This will let you use youe WiFi via this detour, via this indirection over your phone.
    Or use it’s mobile data connection if you have enough data allowance in your plan
    (just USB tethering, then).

@soundofthunder was a bit faster than me
I’ll post it anyway since I already wrote it.

I thought I was rather slow, actually, as I’m weighted down with such a heavy avatar. :wink:

Your avatar might be heavy but you are not it (as I understand the concept) :wink:
After 8 hours we where both … not that fast.


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If the least convoluted workaround (using a wired connection) is not an option, the next least convoluted workaround would be to obtain a USB Wifi adapter with Linux in-kernel support

But whatever workaround is used to get a working internet connection to run calamares installer, user would still need sudo manjaro-chroot -a to install the Broadcom drivers

It may be a superfluous and even stupid question, but it has been some time since I installed and simply do not remember the whole process fully.
Is it not possible to install the needed drivers right after installation but before the first reboot?

If the internal card is in principle working and just needs a driver which is not included by default, why buy another one?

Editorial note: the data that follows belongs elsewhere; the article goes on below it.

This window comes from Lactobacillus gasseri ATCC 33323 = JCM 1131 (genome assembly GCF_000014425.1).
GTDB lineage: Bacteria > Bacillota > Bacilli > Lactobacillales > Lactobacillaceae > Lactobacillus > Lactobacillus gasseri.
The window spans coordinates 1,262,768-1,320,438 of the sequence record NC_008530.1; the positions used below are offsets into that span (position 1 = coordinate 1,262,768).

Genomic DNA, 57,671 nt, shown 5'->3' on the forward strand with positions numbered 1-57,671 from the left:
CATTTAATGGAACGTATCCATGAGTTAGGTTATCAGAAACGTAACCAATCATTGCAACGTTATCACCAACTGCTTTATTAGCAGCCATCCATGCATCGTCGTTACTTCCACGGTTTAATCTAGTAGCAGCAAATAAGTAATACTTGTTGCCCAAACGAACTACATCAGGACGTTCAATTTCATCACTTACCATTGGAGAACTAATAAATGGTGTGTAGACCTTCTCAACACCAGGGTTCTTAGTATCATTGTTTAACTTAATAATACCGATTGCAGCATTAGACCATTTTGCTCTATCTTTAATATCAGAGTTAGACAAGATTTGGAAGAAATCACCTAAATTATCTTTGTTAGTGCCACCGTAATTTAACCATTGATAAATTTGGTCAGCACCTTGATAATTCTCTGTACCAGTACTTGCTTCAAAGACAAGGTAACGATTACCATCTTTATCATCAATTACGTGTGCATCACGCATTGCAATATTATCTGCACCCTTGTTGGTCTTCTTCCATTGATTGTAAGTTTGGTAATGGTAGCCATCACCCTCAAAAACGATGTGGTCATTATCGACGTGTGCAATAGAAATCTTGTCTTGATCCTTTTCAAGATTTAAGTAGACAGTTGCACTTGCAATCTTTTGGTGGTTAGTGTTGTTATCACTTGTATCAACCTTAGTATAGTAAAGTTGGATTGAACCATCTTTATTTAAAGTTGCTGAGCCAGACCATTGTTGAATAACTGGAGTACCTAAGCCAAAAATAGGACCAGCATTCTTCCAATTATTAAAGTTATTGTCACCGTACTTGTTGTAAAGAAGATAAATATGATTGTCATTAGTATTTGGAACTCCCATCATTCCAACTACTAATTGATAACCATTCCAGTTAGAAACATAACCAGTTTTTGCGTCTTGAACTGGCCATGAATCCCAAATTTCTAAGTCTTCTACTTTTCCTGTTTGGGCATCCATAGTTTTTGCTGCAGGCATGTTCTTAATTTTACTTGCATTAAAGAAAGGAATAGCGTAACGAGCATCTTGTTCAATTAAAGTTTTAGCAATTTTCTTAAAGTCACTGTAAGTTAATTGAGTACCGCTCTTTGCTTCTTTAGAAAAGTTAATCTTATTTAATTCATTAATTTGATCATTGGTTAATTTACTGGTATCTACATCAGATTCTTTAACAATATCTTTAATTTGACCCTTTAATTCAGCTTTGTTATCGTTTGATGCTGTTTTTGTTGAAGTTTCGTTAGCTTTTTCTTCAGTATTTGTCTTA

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I read that prior to your post. Thanks.
Convoluted meaning complicated and difficult to understand.

Is it not possible to install the needed drivers right after installation but before the first reboot?

User can use sudo manjaro-chroot -a to log in to installed OS and install the Broadcom drivers
If drivers are needed from AUR, they could be download and installed locally from USB

If the internal card is in principle working and just needs a driver which is not included by default, why buy another one?

because it may be less convoluted for OP than using modprobe to load Wifi drivers on Live ISO‽
and OP might be able to get a help from a friend to get a working internet connection

Ah - right. Even after installation, the freshly installed system is not yet running.
Thus manjaro-chroot is needed in any case.
I did not quite think it through.

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1.) I installed reFind as a boot manager, am using a flashed USB drive with Manjaro to load up the os.
2.) [Broadcom 4321 [14e4:4328] rev03 was obtained using inxi-Fazy
3.) I live in the mountains and the current carrier barely provides me with a signal.
Data is not an issue. Thanks for your response.

I really meant the whole output, not just the part with the wifi information.
But as I said: I’ll not be the one that can help you after that.

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Not quite. The easiest way to wireless is installing the b43-firmware pkg and your wifi should work almost straight away.